"The earth was soaked in blood [from earlier displacements], but people still came here. They thought it wouldn't happen to them," says another
Chernobyl, the HBO series currently streaming on Hotstar, based on the story of the world's worst nuclear accident, is a fascinating watch, hanging somewhere between disaster film and political exposé. At first, it is difficult to see — horror, powerlessness, dread paralyse us. We struggle along with the characters, as they grapple with a seemingly insurmountable crisis. It feels primeval — nature, technologised, but still, nature, versus human hubris.
We are similarly helpless and transfixed, as the culture of secrecy and lies that came to typify the Soviet Union unfolds, exacerbating the crisis, swallowing the lives of its own citizens. Chernobyl succeeds most in this respect — telling an engrossing historical tale as a way to meditate on nationhood.
All nations have myths about themselves, which they tell and retell through various narratives and versions. In one version, dams are temples, in another version, temples are dams. As Gorbachev says in one scene, "Our power lies in the perception about that power." We know though that these notions of nations are often sustained by the bodies of many who toil and die in maintaining this idea. This life at the cost of others' deaths is cyclical — "soldiers, famines, wars" as one character says. "The earth was soaked in blood [from earlier displacements], but people still came here. They thought it wouldn't happen to them," says another.
This plays out in a brilliant, compact scene. A minister commands some coal miners to dig around the reactor. They refuse, knowing what it means to go to Chernobyl. But they go, knowing they have little choice. As they file past the minister, each miner sardonically pats his body, slowly covering his suit in coal dust. "Now you look like the Minister of Coal," they say. It immediately calls up the thought of Swachh Bharat photo-ops versus the working conditions and constant deaths of conservancy workers. And, as you learn about the causes of the disaster, it is hard not to think about Koodankalum.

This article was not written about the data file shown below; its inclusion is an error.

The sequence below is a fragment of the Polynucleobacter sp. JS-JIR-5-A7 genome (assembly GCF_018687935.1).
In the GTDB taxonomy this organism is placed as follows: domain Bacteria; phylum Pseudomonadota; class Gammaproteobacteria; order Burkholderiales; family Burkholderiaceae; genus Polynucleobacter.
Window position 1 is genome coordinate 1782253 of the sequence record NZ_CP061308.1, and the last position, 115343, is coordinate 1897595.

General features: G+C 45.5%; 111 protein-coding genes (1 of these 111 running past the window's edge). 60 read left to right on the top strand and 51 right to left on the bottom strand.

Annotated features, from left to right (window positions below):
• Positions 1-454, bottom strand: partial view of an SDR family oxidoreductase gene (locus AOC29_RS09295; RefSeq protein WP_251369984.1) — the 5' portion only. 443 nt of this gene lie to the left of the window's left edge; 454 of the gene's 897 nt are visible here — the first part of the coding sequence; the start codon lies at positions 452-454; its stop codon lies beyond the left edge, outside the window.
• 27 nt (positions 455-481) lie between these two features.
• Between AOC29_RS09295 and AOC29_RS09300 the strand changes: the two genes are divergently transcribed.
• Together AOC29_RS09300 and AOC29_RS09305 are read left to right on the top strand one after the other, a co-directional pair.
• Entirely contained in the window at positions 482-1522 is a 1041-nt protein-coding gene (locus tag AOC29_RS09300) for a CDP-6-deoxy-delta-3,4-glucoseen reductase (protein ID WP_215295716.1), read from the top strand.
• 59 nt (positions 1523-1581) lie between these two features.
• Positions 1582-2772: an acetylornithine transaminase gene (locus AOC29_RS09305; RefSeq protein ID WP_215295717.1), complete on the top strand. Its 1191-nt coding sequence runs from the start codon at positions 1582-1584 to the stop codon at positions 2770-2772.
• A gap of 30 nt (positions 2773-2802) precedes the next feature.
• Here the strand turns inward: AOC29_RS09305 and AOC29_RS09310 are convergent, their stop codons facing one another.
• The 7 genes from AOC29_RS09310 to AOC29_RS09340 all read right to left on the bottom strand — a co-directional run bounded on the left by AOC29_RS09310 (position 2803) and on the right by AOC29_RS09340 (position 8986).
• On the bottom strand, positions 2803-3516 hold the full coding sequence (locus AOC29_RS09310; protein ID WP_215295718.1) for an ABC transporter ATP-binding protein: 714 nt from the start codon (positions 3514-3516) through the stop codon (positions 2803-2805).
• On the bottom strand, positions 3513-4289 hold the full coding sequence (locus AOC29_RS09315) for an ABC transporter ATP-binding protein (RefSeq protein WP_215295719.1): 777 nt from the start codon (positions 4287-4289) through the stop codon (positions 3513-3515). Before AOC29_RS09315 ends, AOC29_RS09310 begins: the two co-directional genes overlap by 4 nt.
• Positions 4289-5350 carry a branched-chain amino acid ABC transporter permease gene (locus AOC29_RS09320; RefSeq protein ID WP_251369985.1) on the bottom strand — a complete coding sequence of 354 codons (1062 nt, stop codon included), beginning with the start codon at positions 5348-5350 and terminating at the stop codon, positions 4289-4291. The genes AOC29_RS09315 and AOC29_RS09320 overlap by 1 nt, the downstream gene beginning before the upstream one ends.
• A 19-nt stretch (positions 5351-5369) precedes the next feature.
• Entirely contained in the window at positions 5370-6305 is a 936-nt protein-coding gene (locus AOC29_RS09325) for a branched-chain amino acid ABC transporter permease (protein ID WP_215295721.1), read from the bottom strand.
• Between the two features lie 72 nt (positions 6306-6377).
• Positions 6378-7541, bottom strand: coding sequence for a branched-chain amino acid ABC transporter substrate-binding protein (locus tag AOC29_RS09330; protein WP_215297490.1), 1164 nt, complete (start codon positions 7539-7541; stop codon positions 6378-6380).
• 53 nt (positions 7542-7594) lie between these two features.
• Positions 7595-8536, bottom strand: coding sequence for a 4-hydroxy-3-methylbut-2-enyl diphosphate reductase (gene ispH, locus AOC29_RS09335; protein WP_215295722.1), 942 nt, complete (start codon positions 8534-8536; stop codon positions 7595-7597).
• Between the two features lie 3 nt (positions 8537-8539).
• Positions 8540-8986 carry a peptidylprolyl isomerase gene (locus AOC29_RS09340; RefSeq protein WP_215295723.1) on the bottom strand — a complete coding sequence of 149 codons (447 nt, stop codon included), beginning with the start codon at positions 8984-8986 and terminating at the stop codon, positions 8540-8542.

But the series disappoints when it does not expand to examine the co-dependence of competing global ideas of nationhood, allowing little else to enter the hermetic period world of 1980s USSR.
Stories that favour realism often make a moral claim about truth as a higher power. Chernobyl is no exception, ending with a somewhat vague and intoning declaration that the truth will always get us in the end. But, truth is not a morality tale of heroes and villains, which is the direction that the storytelling drives the narrative in.
In life, the aftermath of Chernobyl — death and radioactive destruction — is horrific, but also confounding. People who should have died in a day still live, have children.
Nature seems to be regenerating in unpredictable ecological ways, without humans around. In the story, too, we see how people can be, as a horrific result of power systems, casually violent for their own survival. Yet, they also seem to rise above the system, or squirrel under it, as if regenerating another, kinder 'self', reshaping their ecosystem, as much as being shaped by it People acting against their self-preservation is heroic in propaganda with its singular truths. In stories and life though, it is more a meditative mystery, suggesting that if anything, the human insistence that there is only one truth, is what gets us all in the end.
Paromita Vohra is an award-winning Mumbai-based filmmaker, writer and curator working with fiction and non-fiction. Reach her at www.parodevipictures.com
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